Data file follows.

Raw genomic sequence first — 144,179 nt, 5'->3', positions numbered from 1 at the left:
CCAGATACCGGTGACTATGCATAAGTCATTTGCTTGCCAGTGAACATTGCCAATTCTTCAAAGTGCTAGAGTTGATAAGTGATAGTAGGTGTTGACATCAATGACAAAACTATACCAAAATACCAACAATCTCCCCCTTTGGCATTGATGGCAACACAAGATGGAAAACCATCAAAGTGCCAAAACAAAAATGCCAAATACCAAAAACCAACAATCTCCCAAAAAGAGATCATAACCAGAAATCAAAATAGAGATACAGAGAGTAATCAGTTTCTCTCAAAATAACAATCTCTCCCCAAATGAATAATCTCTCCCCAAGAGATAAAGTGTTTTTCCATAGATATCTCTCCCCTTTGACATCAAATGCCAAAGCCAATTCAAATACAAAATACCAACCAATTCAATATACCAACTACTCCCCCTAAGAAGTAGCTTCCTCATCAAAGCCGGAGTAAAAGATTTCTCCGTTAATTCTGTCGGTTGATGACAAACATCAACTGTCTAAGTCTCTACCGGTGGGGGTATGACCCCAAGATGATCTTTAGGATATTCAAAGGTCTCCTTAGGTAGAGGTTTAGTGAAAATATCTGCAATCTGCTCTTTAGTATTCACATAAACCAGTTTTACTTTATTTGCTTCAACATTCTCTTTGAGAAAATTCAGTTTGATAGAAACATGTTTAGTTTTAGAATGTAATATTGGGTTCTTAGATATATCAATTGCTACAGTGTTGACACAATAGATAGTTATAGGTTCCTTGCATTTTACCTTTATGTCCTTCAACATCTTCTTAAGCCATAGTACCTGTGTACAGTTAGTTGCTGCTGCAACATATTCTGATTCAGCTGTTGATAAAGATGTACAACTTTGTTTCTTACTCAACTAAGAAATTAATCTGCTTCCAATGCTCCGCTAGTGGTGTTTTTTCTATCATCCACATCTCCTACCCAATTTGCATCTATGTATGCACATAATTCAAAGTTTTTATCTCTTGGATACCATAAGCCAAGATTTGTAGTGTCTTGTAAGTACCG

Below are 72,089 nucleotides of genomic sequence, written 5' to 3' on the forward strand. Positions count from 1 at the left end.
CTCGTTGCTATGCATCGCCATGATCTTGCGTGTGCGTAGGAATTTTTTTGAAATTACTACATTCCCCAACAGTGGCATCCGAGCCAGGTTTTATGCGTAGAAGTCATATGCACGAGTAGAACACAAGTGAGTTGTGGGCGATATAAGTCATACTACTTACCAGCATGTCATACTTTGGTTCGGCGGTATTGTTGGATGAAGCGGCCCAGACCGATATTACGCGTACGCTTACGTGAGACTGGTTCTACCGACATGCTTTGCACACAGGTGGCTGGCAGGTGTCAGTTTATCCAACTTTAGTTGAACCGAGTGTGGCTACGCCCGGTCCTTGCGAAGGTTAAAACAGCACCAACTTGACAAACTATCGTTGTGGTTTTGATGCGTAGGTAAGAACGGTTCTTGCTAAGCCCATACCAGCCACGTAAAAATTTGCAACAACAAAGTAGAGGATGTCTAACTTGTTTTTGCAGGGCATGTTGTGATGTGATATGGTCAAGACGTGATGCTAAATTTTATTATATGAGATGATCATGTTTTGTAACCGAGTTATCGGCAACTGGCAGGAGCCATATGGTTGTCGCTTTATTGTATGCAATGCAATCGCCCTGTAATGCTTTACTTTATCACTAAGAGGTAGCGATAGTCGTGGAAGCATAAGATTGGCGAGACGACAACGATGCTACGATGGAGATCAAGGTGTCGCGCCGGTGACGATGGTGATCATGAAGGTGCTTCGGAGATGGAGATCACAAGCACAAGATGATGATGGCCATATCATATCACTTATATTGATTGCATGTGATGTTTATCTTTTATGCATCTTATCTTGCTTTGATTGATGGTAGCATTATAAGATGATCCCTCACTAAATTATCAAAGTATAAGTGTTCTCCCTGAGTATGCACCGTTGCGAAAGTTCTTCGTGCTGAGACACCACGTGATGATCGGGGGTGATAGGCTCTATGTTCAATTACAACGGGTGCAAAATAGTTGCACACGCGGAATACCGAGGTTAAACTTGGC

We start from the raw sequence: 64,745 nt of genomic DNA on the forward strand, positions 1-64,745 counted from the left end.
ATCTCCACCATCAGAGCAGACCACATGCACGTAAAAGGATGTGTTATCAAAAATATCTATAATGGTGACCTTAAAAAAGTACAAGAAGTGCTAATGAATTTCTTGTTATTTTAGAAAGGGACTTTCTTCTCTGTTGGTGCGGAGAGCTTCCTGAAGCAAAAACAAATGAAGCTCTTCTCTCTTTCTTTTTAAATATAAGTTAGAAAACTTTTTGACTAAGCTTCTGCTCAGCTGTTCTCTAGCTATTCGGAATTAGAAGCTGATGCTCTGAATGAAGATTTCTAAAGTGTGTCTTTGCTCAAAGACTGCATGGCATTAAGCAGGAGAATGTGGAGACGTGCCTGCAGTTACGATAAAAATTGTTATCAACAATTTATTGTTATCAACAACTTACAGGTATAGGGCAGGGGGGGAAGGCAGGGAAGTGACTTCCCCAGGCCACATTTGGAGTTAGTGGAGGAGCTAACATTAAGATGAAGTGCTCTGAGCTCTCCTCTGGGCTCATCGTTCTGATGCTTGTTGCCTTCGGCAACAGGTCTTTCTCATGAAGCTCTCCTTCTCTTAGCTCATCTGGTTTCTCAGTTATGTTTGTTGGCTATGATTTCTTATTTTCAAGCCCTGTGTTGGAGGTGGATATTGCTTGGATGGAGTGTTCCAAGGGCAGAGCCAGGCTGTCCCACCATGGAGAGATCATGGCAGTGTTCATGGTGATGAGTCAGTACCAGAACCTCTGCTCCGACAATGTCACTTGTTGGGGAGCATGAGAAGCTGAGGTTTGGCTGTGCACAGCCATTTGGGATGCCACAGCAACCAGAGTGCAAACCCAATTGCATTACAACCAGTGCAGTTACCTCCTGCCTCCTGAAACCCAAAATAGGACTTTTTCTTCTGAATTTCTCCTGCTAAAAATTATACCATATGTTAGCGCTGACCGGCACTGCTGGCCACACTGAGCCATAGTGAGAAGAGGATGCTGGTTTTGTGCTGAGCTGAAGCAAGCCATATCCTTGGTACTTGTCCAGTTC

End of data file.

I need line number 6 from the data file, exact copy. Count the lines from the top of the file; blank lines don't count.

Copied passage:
ATCTCCACCATCAGAGCAGACCACATGCACGTAAAAGGATGTGTTATCAAAAATATCTATAATGGTGACCTTAAAAAAGTACAAGAAGTGCTAATGAATTTCTTGTTATTTTAGAAAGGGACTTTCTTCTCTGTTGGTGCGGAGAGCTTCCTGAAGCAAAAACAAATGAAGCTCTTCTCTCTTTCTTTTTAAATATAAGTTAGAAAACTTTTTGACTAAGCTTCTGCTCAGCTGTTCTCTAGCTATTCGGAATTAGAAGCTGATGCTCTGAATGAAGATTTCTAAAGTGTGTCTTTGCTCAAAGACTGCATGGCATTAAGCAGGAGAATGTGGAGACGTGCCTGCAGTTACGATAAAAATTGTTATCAACAATTTATTGTTATCAACAACTTACAGGTATAGGGCAGGGGGGGAAGGCAGGGAAGTGACTTCCCCAGGCCACATTTGGAGTTAGTGGAGGAGCTAACATTAAGATGAAGTGCTCTGAGCTCTCCTCTGGGCTCATCGTTCTGATGCTTGTTGCCTTCGGCAACAGGTCTTTCTCATGAAGCTCTCCTTCTCTTAGCTCATCTGGTTTCTCAGTTATGTTTGTTGGCTATGATTTCTTATTTTCAAGCCCTGTGTTGGAGGTGGATATTGCTTGGATGGAGTGTTCCAAGGGCAGAGCCAGGCTGTCCCACCATGGAGAGATCATGGCAGTGTTCATGGTGATGAGTCAGTACCAGAACCTCTGCTCCGACAATGTCACTTGTTGGGGAGCATGAGAAGCTGAGGTTTGGCTGTGCACAGCCATTTGGGATGCCACAGCAACCAGAGTGCAAACCCAATTGCATTACAACCAGTGCAGTTACCTCCTGCCTCCTGAAACCCAAAATAGGACTTTTTCTTCTGAATTTCTCCTGCTAAAAATTATACCATATGTTAGCGCTGACCGGCACTGCTGGCCACACTGAGCCATAGTGAGAAGAGGATGCTGGTTTTGTGCTGAGCTGAAGCAAGCCATATCCTTGGTACTTGTCCAGTTC